[Of the conversation we omit the opening portions, and pass on to its close, in which Aunt Pen givers her funeral directions.]
“By the way,” said she, suddenly, sitting upright on the lounge, “I won’t have the horses from Brown’s livery ——”
“The what, auntie?”
“The horses for the cortége. You know Brown puts that magnificent span of his in the hearse on account of their handsome action. I’m sure Mrs. Gaylard would have been frightened to death if she could only have seen the way they pranced at her funeral last fall. I was determined then that they should never draw me.” And Aunt Pen shivered for herself beforehand. “And I can’t have them from Timlins’s, for the same reason,” said she. “All his animals are skittish; and you remember when a pair of them took fright and dashed away from the procession and ran straight to the river, and there’d have been four other funerals if the schooner at the wharf hadn’t stopped the runaways. And Timilins has a way, too, of letting white horses follow the hearse with the first mourning-coach, and it’s very bad luck, very, — an ill omen, a prophecy of Death and the Pale Horse again, you know. And I won’t have them from Shust’s, either,” said Aunt Pen, “for he is simply the greatest extortioner since old Isaac the Jew.”
“Well, auntie,” said Mel, forgetful of her late repentance, “I don’t see but you’ll have to go with Shank’s mare.”
Even Aunt Pen laughed them. “Don’t you really think you are going to lose me, girls?” asked she.43
“No, auntie,” replied Maria. “We all think you are a hypo.”
“Not a hypocrite,” said Mel, “but a hypochondriac.”
“I wish I were!” sighed Aunt Pen; “I wish I were! I should have some hope of myself then,” said the poor inconsistent innocent. “Oh, no, no; I feel it only too well; I am going fast. You will all regret your disbelief when I am gone.” And she lay back among her pillows. “That reminds me,” she murmured, presently. “About my monument.”
“Oh, Aunt Pen, do be still!” said Mel.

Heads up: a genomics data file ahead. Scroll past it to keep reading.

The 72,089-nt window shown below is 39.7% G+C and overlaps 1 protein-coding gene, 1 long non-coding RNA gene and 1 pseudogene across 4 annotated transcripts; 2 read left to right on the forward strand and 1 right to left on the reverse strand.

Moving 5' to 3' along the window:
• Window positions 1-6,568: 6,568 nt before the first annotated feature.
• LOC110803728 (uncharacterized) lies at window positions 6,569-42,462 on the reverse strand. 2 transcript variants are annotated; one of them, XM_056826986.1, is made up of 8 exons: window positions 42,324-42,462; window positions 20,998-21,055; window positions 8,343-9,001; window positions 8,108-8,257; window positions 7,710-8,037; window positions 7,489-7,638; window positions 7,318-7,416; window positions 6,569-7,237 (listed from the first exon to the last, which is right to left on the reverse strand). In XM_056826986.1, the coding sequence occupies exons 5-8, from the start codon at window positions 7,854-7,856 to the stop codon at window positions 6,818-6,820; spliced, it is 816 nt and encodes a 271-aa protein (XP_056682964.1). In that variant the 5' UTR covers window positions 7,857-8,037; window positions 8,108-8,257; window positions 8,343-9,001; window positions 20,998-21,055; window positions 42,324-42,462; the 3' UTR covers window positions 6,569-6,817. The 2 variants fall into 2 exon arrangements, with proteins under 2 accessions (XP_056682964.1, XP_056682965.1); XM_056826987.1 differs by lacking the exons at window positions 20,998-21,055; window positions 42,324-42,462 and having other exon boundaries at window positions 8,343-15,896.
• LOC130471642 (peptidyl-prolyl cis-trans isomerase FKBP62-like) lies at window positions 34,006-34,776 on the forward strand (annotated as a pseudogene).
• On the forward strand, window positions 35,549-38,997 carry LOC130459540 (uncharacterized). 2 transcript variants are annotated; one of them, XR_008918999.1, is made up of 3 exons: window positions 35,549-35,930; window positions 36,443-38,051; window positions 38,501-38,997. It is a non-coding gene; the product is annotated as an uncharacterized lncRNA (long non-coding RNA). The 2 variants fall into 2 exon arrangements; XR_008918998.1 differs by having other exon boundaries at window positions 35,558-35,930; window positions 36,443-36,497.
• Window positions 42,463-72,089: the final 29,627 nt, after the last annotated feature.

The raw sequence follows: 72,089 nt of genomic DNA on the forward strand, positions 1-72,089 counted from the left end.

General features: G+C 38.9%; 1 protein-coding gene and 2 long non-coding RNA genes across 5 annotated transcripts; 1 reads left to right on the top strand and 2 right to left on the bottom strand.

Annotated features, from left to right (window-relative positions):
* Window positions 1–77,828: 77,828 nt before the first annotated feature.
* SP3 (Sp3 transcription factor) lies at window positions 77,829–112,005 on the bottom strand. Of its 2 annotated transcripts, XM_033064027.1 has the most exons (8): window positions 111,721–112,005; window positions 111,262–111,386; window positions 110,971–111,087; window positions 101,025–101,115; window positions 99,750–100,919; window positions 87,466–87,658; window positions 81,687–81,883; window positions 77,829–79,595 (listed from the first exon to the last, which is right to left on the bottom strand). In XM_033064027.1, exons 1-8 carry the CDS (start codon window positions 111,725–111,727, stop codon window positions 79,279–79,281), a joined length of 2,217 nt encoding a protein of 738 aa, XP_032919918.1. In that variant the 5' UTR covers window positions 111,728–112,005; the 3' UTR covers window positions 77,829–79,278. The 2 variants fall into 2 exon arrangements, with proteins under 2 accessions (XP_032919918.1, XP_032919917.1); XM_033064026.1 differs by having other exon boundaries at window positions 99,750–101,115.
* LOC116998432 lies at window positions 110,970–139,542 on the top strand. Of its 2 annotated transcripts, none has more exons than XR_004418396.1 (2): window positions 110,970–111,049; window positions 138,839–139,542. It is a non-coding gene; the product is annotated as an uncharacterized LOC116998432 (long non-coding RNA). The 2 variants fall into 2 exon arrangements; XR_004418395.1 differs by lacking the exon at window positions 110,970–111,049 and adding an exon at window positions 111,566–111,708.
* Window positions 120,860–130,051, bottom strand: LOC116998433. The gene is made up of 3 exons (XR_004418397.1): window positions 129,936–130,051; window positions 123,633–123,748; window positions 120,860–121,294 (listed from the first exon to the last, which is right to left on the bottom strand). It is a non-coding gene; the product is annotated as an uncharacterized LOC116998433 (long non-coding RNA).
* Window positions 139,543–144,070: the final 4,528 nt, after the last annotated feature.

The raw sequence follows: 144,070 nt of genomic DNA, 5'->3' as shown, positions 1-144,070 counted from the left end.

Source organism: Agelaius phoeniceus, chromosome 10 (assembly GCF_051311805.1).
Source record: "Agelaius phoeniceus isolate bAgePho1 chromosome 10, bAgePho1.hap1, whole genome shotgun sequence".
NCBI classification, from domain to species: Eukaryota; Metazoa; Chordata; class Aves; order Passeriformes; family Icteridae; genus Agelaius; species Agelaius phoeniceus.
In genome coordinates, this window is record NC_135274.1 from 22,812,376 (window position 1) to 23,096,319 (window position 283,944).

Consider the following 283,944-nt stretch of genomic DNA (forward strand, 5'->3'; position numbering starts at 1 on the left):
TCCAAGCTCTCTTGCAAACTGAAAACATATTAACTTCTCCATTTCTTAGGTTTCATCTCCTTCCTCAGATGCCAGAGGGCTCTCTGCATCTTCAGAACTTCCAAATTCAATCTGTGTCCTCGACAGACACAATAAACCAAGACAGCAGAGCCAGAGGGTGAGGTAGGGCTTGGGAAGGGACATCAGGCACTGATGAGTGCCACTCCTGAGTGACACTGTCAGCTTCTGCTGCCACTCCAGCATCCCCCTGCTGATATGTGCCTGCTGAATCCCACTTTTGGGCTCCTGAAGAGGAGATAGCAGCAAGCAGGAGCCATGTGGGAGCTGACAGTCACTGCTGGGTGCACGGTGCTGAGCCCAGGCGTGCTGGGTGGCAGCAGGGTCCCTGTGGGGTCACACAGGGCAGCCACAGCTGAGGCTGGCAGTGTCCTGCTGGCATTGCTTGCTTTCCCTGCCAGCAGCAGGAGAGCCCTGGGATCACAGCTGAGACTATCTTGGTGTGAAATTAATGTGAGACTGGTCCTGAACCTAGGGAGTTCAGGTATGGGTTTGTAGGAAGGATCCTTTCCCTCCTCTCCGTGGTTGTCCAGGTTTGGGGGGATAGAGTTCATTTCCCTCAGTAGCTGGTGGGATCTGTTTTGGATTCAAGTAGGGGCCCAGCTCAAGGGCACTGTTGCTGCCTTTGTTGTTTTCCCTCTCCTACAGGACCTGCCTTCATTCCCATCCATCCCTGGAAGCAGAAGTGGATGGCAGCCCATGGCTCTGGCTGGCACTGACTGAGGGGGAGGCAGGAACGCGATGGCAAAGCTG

“No,” said Aunt Pen, firmly. “it may be a disagreeable duty, but that is all the better reason to bring my mind to it. And if I don’t attend to it now, it never will be attended to. I know what relatives are. They put down a slab of slate with a skull and cross-bones scratched on it, and think they’ve done their duty. Not that I mean any reflections on you: you’re all well-meaning, but you’re giddy. I shall haunt you if you do anything of the kind! No; you may send Mr. Mason up here this afternoon, and I will go over his designs with him. I am going to have carved Carrara marble, set in a base of polished Scotch granite, and the inscription is —— Girls,” cried Aunt Pen, rising and clasping her knees with unexpected energy, “I expressly forbid my age being printed in the paper, or on the lid, or on the stone! I won’t gratify every gossip in town, that I won’t! I shall take real pleasure in baffling their curiosity. And another thing, while I am about it: don’t you ask Tom Maltby to my funeral, or let him come in, if he comes himself, on any account whatever. I should rise in my shroud if he approached me. Yes, I should! Tom Maltby may be all very well; I dare say he is; and I hope I die at peace 44 with him, and all mankind, as a good Christian should. I forgive him; yes, certainly, I forgive him; but it doesn’t follow that I need forget him; and, so long as I remember him, the way he conducted in buying the pew over my head I can’t get over, dead or alive. And if I only do get well we shall have a reckoning that will make his hair stand on end, — that he may rely on!” And here Aunt Pen took the fan from Maria, and moved it actively, till she remembered herself, when she resigned it. “One thing more,” she said. “Whatever happens, Helen, don’t let me be kept over Sunday. There’ll certainly be another death in the family within the year if you do. If I die on Saturday, there’s no help for it. Common decency won’t let you shove me into the ground at once, and so you will have to make up your minds for a second summons.” And Aunt Pen, contemplating the suttee of some one of us with great philosophy, lay down and closed her eyes again. “You might have it by torchlight on Sunday night, though,” said she, half opening them. “That would be very pretty.” And then she dropped off to sleep with such a satisfied expression of countenance that we judged her to be welcoming in imagination the guests at her last rites herself.